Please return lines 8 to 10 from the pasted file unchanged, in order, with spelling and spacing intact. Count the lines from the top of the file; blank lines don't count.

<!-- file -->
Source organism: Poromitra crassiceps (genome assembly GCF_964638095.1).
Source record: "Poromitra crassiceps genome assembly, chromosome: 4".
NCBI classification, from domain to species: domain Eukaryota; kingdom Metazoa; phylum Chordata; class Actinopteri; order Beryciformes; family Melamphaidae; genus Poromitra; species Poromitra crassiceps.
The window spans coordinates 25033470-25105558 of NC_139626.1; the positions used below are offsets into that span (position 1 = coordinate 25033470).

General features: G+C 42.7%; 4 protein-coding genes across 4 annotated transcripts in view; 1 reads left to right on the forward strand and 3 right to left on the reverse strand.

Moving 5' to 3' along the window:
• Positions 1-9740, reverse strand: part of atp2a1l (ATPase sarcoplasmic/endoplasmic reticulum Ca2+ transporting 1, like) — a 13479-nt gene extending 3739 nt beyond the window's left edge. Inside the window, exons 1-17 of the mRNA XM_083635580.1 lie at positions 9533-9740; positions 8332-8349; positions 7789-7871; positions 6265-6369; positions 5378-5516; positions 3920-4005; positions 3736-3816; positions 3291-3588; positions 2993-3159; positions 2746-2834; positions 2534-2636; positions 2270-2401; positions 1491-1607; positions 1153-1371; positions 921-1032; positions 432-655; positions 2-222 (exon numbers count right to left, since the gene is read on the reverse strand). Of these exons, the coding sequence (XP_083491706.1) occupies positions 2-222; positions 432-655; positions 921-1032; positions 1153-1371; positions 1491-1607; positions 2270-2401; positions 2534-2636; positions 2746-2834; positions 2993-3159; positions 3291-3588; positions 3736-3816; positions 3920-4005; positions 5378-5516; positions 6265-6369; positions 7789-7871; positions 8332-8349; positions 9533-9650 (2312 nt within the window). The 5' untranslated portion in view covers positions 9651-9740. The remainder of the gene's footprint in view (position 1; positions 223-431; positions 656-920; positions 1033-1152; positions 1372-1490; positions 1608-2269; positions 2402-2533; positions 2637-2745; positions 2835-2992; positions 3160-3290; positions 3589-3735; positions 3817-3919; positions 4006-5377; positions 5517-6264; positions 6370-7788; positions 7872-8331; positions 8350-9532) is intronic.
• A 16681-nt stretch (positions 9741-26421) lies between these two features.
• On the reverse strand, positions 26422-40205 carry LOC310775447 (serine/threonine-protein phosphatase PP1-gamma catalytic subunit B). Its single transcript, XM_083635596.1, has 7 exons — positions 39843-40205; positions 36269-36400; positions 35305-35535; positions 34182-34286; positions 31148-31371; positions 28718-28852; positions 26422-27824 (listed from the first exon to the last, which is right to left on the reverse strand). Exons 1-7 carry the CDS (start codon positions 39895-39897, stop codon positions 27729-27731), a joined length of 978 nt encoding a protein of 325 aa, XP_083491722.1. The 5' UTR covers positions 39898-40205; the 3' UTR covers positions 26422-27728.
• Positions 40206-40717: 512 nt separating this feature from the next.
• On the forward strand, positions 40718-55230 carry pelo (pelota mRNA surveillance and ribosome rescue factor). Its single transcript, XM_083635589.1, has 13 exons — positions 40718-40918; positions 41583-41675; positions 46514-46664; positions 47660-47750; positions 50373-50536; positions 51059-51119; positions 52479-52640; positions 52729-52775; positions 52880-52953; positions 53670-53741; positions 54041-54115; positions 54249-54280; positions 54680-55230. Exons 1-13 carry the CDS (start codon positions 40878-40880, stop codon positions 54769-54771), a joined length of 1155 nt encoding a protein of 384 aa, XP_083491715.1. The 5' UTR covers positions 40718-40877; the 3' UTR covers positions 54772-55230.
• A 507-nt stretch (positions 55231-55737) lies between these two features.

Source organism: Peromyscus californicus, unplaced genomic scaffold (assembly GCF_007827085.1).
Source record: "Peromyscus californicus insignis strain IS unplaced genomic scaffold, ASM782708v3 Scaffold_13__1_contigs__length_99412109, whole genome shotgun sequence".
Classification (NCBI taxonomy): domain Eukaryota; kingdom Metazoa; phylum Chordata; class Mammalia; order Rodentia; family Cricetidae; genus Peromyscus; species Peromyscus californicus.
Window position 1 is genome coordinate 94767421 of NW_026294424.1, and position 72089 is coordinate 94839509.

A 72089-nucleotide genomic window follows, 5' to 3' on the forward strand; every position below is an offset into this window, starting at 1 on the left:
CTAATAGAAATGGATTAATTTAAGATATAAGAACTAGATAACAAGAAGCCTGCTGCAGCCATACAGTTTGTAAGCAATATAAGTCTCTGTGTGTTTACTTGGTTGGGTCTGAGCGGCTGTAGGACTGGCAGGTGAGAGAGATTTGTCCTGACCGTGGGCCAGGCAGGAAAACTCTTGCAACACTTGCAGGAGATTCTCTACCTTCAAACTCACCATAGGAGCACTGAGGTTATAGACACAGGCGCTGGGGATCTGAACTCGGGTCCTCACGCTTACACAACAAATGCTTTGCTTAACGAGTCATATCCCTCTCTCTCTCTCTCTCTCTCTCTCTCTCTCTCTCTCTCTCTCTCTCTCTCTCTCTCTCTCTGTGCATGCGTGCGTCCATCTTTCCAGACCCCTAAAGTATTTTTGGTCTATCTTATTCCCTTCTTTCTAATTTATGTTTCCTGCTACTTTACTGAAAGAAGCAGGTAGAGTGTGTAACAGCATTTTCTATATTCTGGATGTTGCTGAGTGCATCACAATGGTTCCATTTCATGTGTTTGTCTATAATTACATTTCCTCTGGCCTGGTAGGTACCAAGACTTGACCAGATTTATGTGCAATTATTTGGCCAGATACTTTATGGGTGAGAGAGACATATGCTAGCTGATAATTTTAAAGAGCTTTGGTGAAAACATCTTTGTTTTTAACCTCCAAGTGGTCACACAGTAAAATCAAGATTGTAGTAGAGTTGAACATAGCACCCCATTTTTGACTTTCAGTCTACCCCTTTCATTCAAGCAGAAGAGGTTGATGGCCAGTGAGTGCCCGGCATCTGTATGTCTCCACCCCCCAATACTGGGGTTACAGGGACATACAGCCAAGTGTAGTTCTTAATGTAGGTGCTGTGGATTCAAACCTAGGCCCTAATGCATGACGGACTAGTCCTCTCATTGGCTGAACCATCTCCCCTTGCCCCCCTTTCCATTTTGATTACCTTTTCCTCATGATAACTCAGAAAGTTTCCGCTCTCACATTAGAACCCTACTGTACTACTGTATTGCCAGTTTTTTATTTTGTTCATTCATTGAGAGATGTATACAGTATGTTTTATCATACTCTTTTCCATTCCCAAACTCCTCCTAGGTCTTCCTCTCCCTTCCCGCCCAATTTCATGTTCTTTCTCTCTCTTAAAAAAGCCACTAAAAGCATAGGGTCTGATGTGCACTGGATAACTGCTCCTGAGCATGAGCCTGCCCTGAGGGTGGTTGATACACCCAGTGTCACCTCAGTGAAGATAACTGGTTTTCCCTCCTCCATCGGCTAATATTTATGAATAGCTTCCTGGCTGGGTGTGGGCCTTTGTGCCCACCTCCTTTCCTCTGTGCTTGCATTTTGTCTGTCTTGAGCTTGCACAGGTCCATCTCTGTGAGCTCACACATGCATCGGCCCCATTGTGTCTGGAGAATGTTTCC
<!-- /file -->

• A 16681-nt stretch (positions 9741-26421) lies between these two features.
• On the reverse strand, positions 26422-40205 carry LOC310775447 (serine/threonine-protein phosphatase PP1-gamma catalytic subunit B). Its single transcript, XM_083635596.1, has 7 exons — positions 39843-40205; positions 36269-36400; positions 35305-35535; positions 34182-34286; positions 31148-31371; positions 28718-28852; positions 26422-27824 (listed from the first exon to the last, which is right to left on the reverse strand). Exons 1-7 carry the CDS (start codon positions 39895-39897, stop codon positions 27729-27731), a joined length of 978 nt encoding a protein of 325 aa, XP_083491722.1. The 5' UTR covers positions 39898-40205; the 3' UTR covers positions 26422-27728.
• Positions 40206-40717: 512 nt separating this feature from the next.